Andrew has been featured in or written for such publications as Photo District News, Publish Magazine, Color Publishing, Computer Artist, Digital Imaging Magazine, Digital Output , Photo Electronic Imaging and Peterson’s Photographic Magazine. Andrew lectures around the country and speaks regularly at such shows as Seybold, Thunder Lizards, PhotoExpo, PMA and DPIX and the DIFP Seminar Series. Andrew also teaches regularly at the Santa Fe Photo Workshops.
    Andrew also provides custom printer profiles and color management consulting, for more info, visit Andrew's web site.
     
  125. Thanks Andrew. You have been most helpful.
     
  126. I, for one, would love to hear Shun's view of all of this.
    -O
     
  127. Andrew, did you know a Leslie McCall when you were at Art Center?
     
  128. It appears that Adobe is going to the "Software as a Service" (Saas) model. There are benefits for both the Company and the Consumer with this model (as well as costs).
    Company benefits: (1) Normalized revenue stream - if you upgrade like I do, there are a number of years between payments; (2) easier update of software including faster correction of bugs - the company can update the software "on the fly" if you will; (3) Instill / Build loyalty of the product - people paying subscriptions tend to be loyal users (at least that is what I think); (4) Easier to introduce the product to people because the cost is generally cheaper on the front end - instead of paying 200-300 dollars right now, I can pay $20 a month.;(5) Ability to limit piracy of software - hard to copy if need an account to run.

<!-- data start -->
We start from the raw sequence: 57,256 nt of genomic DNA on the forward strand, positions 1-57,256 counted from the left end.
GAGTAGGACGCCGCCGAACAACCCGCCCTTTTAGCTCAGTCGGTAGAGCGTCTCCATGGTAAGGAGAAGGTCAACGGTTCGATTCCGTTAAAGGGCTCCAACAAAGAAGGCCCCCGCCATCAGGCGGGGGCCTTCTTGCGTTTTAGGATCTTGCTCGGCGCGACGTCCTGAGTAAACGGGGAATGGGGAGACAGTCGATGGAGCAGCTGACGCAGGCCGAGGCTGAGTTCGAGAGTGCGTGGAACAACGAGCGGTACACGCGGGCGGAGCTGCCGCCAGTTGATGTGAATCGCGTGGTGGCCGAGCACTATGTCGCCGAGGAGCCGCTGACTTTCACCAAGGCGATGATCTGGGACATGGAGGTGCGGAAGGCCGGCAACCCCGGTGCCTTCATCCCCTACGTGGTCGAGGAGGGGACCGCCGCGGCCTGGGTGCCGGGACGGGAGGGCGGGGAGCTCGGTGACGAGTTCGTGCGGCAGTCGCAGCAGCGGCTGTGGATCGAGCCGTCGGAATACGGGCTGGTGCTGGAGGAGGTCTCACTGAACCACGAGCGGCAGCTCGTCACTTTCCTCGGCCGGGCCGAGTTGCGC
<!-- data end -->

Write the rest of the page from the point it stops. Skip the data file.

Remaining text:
Consumer benefits: (1) Constant improvements and updates - if you upgrade all the time, you get the updates immediately (and the cost generally breaks even); (2) without the hassle of an install - not everyone is a geek like me. Upgrading can be a pain. If the Company can do it for me - a little at a time - the ease is worth it.
    The cost to the Company are not as obvious, but I would suggest Public Relations is the biggest. Long time users want to have a perpetual license they can install anytime they want. Features in the current version suddenly disappear because of an update (seen that happen a lot). New problems occur because the code wasn't quite right when it was released. Competitive pricing is another - the per month rate can't be too high because the competition can be intense and people have a price point.


    The costs to the consumer are easier for me to see (being the consumer) - (1) Cost - I may be able to save enough to buy the next upgrade, but my monthly budget doesn't allow me to do a subscription or I think the monthly cost is too high for the service (which is why I don't have cable tv); (2) Updates can be a pain - I personally like to do them myself; (3) I have to allow the company into my machine on a regular basis. As a CFE and a programming "nut", I have a hard time doing that. Even if the company is trustworthy, an entry point for them is an entry point for someone else.